It also provide federal loans like PLUS loans which are actually provided to the guardians of the student during the 4 years of undergraduate education period as well as to post-graduate along with the Stafford Loans. You do not need to worry about having a superb credit history to get these loans since even a less-than-perfect credit history can do well because it can be compensated with a co-signer. It basically by managing the FFEL student loans provide an opportunity to the individual lenders to enter this FFEL market.


Financial Assistance:
This lending organization along with all these loans also offer private student loans to bring together the financial demands of students and the profit garnering opportunities for the lenders. These types of loans help the students in meeting the growing financial demands of their education which a simple Government funded loan cannot bear.


Invaluable Services:
This lending institute, no wonder is rendering invaluable services to not just the aspiring students and the lenders but also to the society as a whole since it is helping in providing financial assistance to the students who will make a difference in the development of a nation afterwards. They have also made available booklets, guides and use online resources to spread awareness to the aspiring students regarding the advantages of obtaining a degree, plus provide loan calculators and give thorough loan info to the lenders, colleges and campus counselors etc.


Developing The Society By Assisting In Education:
Great Lakes Higher Education Corporation Associates as said earlier are making a huge difference in particularly the higher education sector by helping the needy students. They work together with the colleges, universities, lending institutes etc to help the students in letting them complete their degrees without worrying about the financial costs and hence play their role in building an educated society in whole.


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Friday, April 1, 2011

Are Student Loans Still a Good Bet?

In the mid- and late-1960s, there was no doubt among U.S. public policy makers that the federal government should be encouraging more citizens to attend and graduate from college.


Bolstered by the success of the highly popular GI Bill, which paid college expenses for military veterans, federal student loans were hailed as a "GI Bill for all Americans." These low-interest loans allowed students from modest means to attend college in numbers never before seen. The college graduation rate, which had hovered around 7 to 8 percent, steadily climbed to today's rate of nearly 30 percent.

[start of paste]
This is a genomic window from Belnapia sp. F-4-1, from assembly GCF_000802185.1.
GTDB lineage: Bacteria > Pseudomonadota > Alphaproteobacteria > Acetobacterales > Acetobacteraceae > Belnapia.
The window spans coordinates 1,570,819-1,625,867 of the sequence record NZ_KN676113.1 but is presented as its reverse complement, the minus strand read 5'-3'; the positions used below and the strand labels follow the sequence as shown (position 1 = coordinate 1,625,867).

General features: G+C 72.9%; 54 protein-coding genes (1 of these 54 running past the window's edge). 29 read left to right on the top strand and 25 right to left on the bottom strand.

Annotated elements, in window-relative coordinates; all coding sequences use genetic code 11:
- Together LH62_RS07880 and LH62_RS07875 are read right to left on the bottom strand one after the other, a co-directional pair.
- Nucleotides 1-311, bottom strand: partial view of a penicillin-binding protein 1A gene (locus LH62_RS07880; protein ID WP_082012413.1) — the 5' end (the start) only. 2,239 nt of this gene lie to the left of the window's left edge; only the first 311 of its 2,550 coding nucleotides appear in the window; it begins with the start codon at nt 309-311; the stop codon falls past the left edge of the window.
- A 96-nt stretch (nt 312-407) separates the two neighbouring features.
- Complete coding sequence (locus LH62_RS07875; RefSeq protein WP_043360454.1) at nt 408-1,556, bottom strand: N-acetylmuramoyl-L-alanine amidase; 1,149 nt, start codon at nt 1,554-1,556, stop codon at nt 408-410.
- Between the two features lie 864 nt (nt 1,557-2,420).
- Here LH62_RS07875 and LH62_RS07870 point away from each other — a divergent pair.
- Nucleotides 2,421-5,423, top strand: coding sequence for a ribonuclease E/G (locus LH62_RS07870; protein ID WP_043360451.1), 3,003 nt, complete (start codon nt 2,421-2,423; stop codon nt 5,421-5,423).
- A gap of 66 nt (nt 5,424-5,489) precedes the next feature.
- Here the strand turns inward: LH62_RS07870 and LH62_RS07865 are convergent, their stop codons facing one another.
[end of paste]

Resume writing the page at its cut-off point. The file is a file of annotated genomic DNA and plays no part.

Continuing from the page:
Backing the idea that higher education is nearly universally better than entering the workforce straight out of high school were statistics that showed that college graduates, on average, would benefit from as much as $1 million more in lifetime earnings than students who didn't graduate with a post-secondary degree.


At the same time, however, the cost of a college education began to rise much faster than the rate of inflation, meaning that families began to have to devote more of their overall income to paying for college costs. With annual college tuition climbing into the tens of thousands of dollars, college expenses have outstripped even generous incomes, and students have had to turn increasingly to college loans to pay for their education.


Today, about two-thirds of college students take out student loans to help pay for their education. These students leave college with an average of $23,186 in school loan debt, according to FinAid.org.


This figure is less than the average cost of a new car in 2010 ($29,217), and most new car loans are paid off in five to six years, with an interest rate comparable to the rates on federal education loans.


So why are so many people concerned about the cost of college loans?


Simply put, not all college loans are created equal.


Federal education loans are issued directly by the federal government and carry a fixed interest rate, along with flexible repayment terms and multiple options for postponing or reducing one's monthly payments based on one's financial circumstances. Federal college loans are generally low-cost, low-pressure loans.


Private education loans on the other hand, which are issued not by the government but by banks, credit unions, and other private-sector lenders, are variable-rate, credit-based loans that typically carry higher fees and rates than their federal counterparts. Private student loans also offer much fewer, if any options, for financially distressed borrowers to be able to postpone or reduce their payments.


One major difference between a new car loan and a student loan is the deferment period. With a car loan, payments on the principal begin immediately. A portion of every payment is used to reduce the balance owed.


In contrast, all federal education loans and many private education loans allow students to defer making any payments while they're still in school. The repayment of the loan can be delayed for years while the student finishes school - with no delay of interest charges, however.


Except in the case of subsidized federal student loans - for which the government will cover the interest while a student is in school and which are awarded only to students who demonstrate the most financial need - interest begins to accumulate on college loans as soon as the loans are issued, even if a student is deferring payments.


This accumulation may take place over months or years, quietly running up the balance on a student's school loan debt to alarmingly high levels.